The demand for Certificate I qualifications (inc. skill sets) will be influenced by the availability of state subsidies. The reduction in demand for Certificate III and to a lesser extent Certificate IV qualifications should be mitigated by providing better access to formal qualifications especially through funding existing trainees.

There will be a demand for skill sets of units from both Certificate III & IV in Seafood Industry (Seafood Processing) for those who cannot or do not wish to take up the full qualification.


The target market for training


Existing workers will make up the bulk of the demand for Certificate III in the Seafood Industry (Seafood Processing). For Certificate I the emphasis will be on new entrants and some existing seasonal & casual workers.

The type of work offered by almost all seafood processors is not seen as desirable to school leavers.


Numbers of people that need to be trained -Seafood Processing




Occupation

Qualification

Annual demand by region 2007-09

Southern

N/NE

N/NW

Total

Seafood Processors

Cert I in the SFI Seafood Processing SFI10504

40

15

15

70

Seafood Processors

Cert III in the SFI

Seafood Processing SFI30504



12







12

Seafood Processors Team Leaders

Cert IV in the SFI Seafood Processing SFI40504 (skills set SFIPROC404B & SFIPROC405B)

8







8

Fork Lift

TDTD1097B Operate a Forklift

10

5

5

20

Workplace Employee Safety Rep

Non accredited WPS Tas requirement

5







5

Workplace Trainer & Assessor

Units from the Certificate IV in Training and Assessment (TAA40104)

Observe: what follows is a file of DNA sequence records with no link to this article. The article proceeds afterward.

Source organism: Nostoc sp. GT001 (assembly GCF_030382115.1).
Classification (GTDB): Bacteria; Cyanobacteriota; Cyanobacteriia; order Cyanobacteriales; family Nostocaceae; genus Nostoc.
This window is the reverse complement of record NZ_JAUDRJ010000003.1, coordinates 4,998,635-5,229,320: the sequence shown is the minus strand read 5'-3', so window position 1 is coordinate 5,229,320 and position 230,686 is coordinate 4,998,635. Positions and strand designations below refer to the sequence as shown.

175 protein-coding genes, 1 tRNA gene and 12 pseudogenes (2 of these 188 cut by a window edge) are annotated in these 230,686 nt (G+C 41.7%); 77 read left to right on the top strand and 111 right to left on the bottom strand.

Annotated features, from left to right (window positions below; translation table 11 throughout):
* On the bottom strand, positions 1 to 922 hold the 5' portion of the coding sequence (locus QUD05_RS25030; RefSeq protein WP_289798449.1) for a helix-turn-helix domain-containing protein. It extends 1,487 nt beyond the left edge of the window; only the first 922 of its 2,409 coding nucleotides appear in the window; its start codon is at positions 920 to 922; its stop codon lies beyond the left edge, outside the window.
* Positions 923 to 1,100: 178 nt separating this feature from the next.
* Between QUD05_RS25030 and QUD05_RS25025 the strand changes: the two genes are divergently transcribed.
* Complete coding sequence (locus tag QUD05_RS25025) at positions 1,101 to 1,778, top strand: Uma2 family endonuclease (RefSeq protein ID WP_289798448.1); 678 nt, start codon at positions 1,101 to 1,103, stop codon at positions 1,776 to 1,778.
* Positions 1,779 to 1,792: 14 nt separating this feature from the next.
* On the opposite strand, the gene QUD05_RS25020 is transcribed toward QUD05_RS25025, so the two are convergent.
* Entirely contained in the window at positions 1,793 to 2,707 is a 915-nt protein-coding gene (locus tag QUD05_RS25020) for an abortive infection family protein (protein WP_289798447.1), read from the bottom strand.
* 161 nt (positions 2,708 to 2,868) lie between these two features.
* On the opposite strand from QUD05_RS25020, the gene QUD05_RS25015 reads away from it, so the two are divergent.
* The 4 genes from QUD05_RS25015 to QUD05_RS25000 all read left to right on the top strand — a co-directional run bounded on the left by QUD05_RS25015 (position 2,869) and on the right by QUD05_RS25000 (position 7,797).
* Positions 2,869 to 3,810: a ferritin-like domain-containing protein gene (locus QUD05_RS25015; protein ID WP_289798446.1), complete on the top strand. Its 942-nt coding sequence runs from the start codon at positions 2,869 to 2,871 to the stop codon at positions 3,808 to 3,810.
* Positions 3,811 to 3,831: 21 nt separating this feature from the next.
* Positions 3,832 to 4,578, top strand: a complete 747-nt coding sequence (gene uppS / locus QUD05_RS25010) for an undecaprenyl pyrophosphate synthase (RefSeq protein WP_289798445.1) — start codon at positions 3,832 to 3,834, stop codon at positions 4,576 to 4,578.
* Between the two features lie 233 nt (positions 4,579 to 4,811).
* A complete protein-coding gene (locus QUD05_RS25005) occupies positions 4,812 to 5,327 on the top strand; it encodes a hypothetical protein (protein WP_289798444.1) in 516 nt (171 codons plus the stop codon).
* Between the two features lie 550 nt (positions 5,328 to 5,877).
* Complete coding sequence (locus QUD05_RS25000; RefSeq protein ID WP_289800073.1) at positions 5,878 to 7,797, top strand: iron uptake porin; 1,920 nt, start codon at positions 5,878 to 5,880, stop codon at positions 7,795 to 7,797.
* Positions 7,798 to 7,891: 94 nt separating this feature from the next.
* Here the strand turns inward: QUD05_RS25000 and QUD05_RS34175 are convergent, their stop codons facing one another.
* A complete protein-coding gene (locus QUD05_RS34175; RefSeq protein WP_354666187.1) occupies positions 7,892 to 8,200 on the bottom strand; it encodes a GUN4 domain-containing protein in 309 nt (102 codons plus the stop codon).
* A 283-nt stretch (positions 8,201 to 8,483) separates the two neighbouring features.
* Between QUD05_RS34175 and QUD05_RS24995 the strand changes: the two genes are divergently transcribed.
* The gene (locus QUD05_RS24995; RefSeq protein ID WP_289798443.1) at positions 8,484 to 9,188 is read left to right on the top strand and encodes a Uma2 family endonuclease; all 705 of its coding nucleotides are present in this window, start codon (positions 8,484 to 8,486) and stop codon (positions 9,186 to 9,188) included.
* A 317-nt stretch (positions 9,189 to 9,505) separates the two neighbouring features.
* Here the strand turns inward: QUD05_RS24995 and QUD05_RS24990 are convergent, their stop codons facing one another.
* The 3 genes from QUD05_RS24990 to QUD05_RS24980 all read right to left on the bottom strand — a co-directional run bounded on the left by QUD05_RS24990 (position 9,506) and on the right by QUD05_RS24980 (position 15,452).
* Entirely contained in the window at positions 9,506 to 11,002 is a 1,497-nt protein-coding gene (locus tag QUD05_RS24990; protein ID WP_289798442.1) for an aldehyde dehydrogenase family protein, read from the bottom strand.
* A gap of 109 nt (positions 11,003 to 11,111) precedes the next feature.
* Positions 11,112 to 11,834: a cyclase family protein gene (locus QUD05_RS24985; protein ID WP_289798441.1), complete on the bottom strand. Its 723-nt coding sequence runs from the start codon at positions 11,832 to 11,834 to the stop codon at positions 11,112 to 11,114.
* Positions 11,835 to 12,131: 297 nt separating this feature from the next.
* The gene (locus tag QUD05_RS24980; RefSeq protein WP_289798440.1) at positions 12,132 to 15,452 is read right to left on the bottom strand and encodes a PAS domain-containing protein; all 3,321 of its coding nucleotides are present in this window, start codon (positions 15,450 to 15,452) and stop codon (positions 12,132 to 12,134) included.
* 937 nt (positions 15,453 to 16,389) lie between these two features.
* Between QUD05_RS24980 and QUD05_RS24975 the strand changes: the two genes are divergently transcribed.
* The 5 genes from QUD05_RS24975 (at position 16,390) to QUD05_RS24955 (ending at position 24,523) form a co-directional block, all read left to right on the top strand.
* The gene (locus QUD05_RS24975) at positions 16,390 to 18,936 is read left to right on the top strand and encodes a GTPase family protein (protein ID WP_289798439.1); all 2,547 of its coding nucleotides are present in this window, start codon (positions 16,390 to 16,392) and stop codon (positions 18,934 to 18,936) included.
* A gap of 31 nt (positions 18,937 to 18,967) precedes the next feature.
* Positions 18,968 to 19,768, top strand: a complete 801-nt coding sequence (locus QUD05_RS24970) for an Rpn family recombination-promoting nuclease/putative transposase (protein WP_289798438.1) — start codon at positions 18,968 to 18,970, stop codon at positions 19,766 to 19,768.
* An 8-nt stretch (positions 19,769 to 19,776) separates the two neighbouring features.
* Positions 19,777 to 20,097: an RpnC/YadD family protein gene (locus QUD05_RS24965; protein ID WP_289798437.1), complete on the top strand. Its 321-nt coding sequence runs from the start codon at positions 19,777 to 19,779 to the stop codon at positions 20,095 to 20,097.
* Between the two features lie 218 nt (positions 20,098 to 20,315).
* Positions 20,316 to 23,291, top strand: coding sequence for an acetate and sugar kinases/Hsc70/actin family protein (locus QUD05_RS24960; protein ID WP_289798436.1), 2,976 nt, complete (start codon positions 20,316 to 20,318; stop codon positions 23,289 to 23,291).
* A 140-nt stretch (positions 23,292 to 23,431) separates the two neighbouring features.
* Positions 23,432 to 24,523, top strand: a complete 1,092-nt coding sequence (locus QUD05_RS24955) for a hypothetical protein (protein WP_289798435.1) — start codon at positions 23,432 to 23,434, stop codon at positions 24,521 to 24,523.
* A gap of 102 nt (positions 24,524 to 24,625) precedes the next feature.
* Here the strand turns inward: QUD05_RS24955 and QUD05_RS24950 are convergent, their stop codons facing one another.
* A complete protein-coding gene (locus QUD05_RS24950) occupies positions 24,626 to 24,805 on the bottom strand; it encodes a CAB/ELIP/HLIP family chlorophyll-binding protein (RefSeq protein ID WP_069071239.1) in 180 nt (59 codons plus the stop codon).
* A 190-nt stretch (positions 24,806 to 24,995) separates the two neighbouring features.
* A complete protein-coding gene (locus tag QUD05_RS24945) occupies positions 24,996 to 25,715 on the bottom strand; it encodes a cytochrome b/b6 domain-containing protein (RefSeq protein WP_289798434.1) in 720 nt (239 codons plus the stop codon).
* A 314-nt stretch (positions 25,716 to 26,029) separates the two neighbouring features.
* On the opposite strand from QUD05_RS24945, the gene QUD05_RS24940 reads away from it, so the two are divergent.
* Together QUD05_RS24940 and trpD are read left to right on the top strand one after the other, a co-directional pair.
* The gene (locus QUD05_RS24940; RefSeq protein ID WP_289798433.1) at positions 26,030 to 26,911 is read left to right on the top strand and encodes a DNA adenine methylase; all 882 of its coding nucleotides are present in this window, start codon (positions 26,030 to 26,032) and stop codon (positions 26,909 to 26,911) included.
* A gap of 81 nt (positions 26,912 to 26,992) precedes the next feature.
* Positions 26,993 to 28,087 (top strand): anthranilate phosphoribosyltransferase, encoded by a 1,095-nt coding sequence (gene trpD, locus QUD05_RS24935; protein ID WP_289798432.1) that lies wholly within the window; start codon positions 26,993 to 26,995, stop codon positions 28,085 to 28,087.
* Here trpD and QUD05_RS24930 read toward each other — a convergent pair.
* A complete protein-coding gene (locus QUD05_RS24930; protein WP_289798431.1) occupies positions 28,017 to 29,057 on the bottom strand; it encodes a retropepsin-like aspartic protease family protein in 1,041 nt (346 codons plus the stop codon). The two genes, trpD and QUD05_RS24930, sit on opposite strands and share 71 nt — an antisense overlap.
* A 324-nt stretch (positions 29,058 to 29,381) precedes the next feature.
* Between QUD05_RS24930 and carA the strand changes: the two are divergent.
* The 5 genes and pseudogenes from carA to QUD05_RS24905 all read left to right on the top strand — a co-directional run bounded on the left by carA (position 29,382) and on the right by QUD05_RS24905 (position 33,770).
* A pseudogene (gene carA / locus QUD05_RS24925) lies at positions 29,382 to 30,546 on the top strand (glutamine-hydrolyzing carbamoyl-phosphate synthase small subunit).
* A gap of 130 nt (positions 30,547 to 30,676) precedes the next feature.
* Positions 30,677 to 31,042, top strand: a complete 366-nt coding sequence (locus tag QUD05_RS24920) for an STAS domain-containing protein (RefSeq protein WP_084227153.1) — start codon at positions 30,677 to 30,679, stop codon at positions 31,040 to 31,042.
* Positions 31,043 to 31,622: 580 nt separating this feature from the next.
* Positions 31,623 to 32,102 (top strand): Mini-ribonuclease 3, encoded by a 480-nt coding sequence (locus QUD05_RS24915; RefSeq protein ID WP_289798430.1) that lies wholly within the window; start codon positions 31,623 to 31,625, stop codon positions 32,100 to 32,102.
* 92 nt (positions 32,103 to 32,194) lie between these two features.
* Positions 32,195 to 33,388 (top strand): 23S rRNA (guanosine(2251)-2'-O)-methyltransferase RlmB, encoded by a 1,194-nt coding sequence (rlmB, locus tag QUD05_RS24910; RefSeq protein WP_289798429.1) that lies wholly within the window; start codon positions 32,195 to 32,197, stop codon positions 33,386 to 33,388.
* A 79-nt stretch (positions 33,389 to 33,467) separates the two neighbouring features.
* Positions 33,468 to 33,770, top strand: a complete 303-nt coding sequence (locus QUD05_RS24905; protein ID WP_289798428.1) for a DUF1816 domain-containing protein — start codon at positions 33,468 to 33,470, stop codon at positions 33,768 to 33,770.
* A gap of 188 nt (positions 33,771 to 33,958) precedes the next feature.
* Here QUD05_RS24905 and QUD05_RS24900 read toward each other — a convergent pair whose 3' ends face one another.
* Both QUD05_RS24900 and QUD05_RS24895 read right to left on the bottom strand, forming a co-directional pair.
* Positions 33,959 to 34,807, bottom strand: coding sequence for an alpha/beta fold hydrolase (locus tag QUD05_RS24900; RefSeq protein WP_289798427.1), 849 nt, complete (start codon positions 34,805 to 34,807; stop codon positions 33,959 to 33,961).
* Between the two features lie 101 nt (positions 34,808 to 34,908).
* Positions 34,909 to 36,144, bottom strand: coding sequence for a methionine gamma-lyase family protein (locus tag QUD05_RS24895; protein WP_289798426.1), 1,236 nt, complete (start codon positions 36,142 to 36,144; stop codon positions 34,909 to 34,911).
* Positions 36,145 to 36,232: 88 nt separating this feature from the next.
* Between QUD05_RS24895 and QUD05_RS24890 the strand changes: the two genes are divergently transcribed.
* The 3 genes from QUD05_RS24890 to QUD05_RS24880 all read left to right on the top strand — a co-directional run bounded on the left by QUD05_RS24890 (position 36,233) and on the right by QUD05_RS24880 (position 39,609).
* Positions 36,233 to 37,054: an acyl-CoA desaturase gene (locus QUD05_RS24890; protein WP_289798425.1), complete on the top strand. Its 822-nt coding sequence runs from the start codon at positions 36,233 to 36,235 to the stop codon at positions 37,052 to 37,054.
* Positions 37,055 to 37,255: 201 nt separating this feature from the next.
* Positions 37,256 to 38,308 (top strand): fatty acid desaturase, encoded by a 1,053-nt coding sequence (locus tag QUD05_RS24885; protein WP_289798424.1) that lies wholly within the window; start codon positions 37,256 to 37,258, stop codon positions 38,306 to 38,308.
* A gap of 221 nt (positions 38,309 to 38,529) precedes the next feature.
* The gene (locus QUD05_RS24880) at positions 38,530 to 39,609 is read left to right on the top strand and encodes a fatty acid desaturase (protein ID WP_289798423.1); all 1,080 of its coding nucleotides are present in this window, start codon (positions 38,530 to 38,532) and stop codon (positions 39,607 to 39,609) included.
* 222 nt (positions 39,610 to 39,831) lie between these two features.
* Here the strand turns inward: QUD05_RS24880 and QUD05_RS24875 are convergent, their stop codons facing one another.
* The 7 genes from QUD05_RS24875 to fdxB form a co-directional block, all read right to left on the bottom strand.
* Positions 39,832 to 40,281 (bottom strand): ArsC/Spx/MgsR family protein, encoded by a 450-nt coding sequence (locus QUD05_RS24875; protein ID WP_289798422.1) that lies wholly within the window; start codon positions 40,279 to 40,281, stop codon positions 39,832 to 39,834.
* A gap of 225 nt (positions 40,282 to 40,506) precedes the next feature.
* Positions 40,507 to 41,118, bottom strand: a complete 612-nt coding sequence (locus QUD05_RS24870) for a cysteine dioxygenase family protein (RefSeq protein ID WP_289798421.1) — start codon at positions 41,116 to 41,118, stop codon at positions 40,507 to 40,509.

5







5

Comments on any government funded training provision in excess of local industry needs


As indicated earlier there is a much diminished demand for User Choice funded qualifications, especially Certificate III in Seafood Industry (Seafood Processing).

Recommendations for the appropriate response by the training system


Fund the delivery of both Certificate I in Seafood Industry (Seafood Processing) and select units from this and Certificate III.

This will meet the needs of the vast numbers of new and existing employees who do not meet the current funding criteria.

Maintain funding for Certificate III in the Seafood Industry (Seafood Processing) and encourage participation through funding existing employees via User Choice.

Encourage greater participation in formal training through industry liaison groups. Invest in promotion of careers at school and workplace level.


Information on training demand being met outside the Tasmanian public system


A high percentage of qualifications are currently funded from sources other than state funds.

Certificate I can be funded by employment recruitment agencies. When taken up, Certificate III is often funded by the trainee’s enterprise using Commonwealth incentive payments.

There is and will continue to be a huge amount of informal non-accredited in house delivery especially in the smaller enterprises.

There is a large amount of specialist technical and management training in the Aquaculture processing sector delivered outside the training package framework.

Farmbis has been used to subsidise up to 60% of the training costs of food safety training (inc. HACCP).

Additional industry advice not directly related to industry demand for training


The need for language, literacy and numeracy (LLN) training is more obvious in this sub-group then any other. In recent years the employment of non English speaking background (NESB) employees has increased.

Fund the review and upgrading of the training resource “Seafood Training Tasmania the First Steps”

The Seafood industry Australia wide, and especially in Tasmania, use a learning resource called “Seafood Training, The First Steps” to deliver & assess core units from the SFI training package especially to LLN clients. This resource was developed in Tasmania and over 3,000 copies have been sold to date. With the review of the SFI training package nearly complete this resource requires updating to align with the changes implemented.

Management training is always in demand especially with the larger enterprises.